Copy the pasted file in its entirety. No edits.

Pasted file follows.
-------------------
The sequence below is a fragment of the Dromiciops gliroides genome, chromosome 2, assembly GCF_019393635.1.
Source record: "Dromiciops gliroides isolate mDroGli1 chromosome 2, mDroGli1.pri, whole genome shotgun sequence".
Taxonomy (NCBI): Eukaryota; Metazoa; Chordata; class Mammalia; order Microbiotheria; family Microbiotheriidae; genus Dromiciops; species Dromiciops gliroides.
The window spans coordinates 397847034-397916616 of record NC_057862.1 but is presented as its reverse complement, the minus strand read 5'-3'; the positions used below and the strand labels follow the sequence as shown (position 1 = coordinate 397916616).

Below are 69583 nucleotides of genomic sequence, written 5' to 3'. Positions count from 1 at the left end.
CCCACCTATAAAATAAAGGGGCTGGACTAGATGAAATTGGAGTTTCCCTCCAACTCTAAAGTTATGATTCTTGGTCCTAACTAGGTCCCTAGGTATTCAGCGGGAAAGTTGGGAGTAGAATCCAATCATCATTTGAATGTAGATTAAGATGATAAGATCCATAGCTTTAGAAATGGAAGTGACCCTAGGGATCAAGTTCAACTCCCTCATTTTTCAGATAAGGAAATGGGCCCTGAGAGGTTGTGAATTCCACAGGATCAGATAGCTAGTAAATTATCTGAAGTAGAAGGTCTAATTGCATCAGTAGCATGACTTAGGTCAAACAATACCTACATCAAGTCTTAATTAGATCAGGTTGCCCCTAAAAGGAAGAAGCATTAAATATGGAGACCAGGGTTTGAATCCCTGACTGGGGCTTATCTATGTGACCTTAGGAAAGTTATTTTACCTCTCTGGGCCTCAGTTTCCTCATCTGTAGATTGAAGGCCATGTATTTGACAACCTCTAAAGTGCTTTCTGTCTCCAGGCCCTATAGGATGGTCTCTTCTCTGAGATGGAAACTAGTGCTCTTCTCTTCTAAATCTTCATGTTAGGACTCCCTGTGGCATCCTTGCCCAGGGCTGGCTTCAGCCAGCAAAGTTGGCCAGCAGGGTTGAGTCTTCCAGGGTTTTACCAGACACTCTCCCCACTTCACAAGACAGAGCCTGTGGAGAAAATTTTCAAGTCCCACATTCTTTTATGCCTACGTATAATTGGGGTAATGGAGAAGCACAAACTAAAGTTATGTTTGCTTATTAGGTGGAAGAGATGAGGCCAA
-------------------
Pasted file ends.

The sequence below is a fragment of the Dromiciops gliroides genome, chromosome 2, assembly GCF_019393635.1.
Source record: "Dromiciops gliroides isolate mDroGli1 chromosome 2, mDroGli1.pri, whole genome shotgun sequence".
Taxonomy (NCBI): Eukaryota; Metazoa; Chordata; class Mammalia; order Microbiotheria; family Microbiotheriidae; genus Dromiciops; species Dromiciops gliroides.
The window spans coordinates 397847034-397916616 of record NC_057862.1 but is presented as its reverse complement, the minus strand read 5'-3'; the positions used below and the strand labels follow the sequence as shown (position 1 = coordinate 397916616).

Below are 69583 nucleotides of genomic sequence, written 5' to 3'. Positions count from 1 at the left end.
CCCACCTATAAAATAAAGGGGCTGGACTAGATGAAATTGGAGTTTCCCTCCAACTCTAAAGTTATGATTCTTGGTCCTAACTAGGTCCCTAGGTATTCAGCGGGAAAGTTGGGAGTAGAATCCAATCATCATTTGAATGTAGATTAAGATGATAAGATCCATAGCTTTAGAAATGGAAGTGACCCTAGGGATCAAGTTCAACTCCCTCATTTTTCAGATAAGGAAATGGGCCCTGAGAGGTTGTGAATTCCACAGGATCAGATAGCTAGTAAATTATCTGAAGTAGAAGGTCTAATTGCATCAGTAGCATGACTTAGGTCAAACAATACCTACATCAAGTCTTAATTAGATCAGGTTGCCCCTAAAAGGAAGAAGCATTAAATATGGAGACCAGGGTTTGAATCCCTGACTGGGGCTTATCTATGTGACCTTAGGAAAGTTATTTTACCTCTCTGGGCCTCAGTTTCCTCATCTGTAGATTGAAGGCCATGTATTTGACAACCTCTAAAGTGCTTTCTGTCTCCAGGCCCTATAGGATGGTCTCTTCTCTGAGATGGAAACTAGTGCTCTTCTCTTCTAAATCTTCATGTTAGGACTCCCTGTGGCATCCTTGCCCAGGGCTGGCTTCAGCCAGCAAAGTTGGCCAGCAGGGTTGAGTCTTCCAGGGTTTTACCAGACACTCTCCCCACTTCACAAGACAGAGCCTGTGGAGAAAATTTTCAAGTCCCACATTCTTTTATGCCTACGTATAATTGGGGTAATGGAGAAGCACAAACTAAAGTTATGTTTGCTTATTAGGTGGAAGAGATGAGGCCAA